Nodland: Don’t forget the last oil ‘slow down’
I have been reading and observing the North Dakota news the last month concerning the issue of the oil industry slowing down due to train accidents and pipeline breaks. It is interesting to read some state leaders thoughts on the issue. How short some people’s memories are!
Did they forget what western North Dakota’s economy was after the last oil boom in the 1980s before this Bakken boom?
We were losing population every year, birth rates were declining, our young people were leaving the state as soon as they received their degrees, and we were having up-and-down years depending on the crop production and cattle prices.
Banks were left with empty buildings, apartments and homes due to businesses leaving the area. Our airports were being kept open due to federal government assistance and we only had one airline in Dickinson.
Hospitals were living on a thread with federal assistance to keep the doors open. Cities and counties were struggling to provide the services needed for the people without increasing taxes. Dickinson and Williston were left with each around $20 million debt to service. (They both had to increase sales taxes to pay off the debt.)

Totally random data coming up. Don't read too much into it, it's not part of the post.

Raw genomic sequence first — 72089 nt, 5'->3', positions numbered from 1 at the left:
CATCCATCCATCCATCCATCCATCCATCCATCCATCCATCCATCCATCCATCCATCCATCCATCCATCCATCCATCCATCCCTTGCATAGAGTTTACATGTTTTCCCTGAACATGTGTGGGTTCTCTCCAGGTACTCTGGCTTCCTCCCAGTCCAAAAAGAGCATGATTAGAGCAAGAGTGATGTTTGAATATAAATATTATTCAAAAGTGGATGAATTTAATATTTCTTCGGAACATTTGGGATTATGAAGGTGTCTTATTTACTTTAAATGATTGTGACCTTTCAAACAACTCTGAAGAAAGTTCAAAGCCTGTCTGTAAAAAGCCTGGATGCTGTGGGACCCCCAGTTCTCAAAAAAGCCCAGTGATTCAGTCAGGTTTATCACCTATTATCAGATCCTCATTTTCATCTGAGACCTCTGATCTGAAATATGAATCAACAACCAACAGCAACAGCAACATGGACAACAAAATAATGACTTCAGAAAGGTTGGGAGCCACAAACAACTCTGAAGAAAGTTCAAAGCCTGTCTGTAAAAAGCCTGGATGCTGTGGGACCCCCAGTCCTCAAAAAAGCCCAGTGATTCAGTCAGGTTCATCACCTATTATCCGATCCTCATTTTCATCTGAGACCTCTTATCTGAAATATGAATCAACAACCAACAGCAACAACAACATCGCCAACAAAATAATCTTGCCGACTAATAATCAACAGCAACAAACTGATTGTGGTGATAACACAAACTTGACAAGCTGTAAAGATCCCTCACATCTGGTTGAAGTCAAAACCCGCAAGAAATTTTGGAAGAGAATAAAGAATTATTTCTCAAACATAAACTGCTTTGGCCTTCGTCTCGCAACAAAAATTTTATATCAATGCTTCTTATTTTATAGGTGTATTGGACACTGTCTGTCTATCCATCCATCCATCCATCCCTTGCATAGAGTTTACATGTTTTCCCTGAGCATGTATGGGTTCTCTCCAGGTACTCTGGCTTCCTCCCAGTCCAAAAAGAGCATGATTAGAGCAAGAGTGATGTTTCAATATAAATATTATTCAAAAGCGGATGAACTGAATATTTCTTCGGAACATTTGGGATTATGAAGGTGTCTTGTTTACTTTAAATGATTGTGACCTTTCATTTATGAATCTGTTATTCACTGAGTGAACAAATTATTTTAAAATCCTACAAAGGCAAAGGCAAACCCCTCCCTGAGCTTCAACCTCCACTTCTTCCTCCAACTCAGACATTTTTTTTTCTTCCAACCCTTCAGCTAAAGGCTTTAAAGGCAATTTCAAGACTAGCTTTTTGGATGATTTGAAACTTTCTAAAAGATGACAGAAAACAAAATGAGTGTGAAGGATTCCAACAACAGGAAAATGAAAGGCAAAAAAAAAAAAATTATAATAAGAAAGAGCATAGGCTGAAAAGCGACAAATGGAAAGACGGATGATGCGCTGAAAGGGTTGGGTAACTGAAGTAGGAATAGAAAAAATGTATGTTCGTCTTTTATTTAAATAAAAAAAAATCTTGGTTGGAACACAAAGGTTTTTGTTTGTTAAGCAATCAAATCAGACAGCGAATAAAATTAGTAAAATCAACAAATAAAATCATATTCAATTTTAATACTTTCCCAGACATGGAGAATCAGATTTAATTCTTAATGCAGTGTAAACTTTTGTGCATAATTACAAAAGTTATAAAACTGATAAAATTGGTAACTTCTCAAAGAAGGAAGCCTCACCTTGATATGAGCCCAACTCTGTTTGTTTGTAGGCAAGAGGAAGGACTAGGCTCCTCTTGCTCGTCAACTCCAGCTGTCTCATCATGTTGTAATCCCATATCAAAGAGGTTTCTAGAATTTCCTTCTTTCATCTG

Belfield was close to filing bankruptcy. The state Legislature had to create special tax and interest rate buy-down programs to encourage businesses to create new jobs. The state government was concerned about having enough money to fund the essential programs required by the state constitution. School districts were consolidating to survive.
Today, we are lowering taxes and having a robust discussion on eliminating some taxes. We are also having the “good” problems of economic growth.
City and county officials are discussing how to grow infrastructure fast enough for the influx of businesses and people. Businesses are having problems keeping employees and finding new employees to keep up with their new business growth.
Our airports are growing and new airline services are being added almost monthly. Many of the young people who are left the state are now coming back for the excellent jobs provided today. School districts are adding portable classrooms and constructing new schools to keep up with the influx of new students.
The state government has more funds than anyone would have ever envisioned in North Dakota history.
Before we “cry wolf” and try to slow down the oil industry, we need to remind ourselves of the past and look into the future. Agriculture and oil can work together. We need both industries for our state. We have a wonderful opportunity here in western North Dakota at this time.
Let us work together to make a better future for all of us, our children and our grandchildren.
I personally believe our state, county and city officials will work with the oil industry to ensure the future safety of the citizens of North Dakota to their best ability.
Nodland is a former North Dakota Republican state senator from Dickinson and a member of the North Dakota State Water Commission.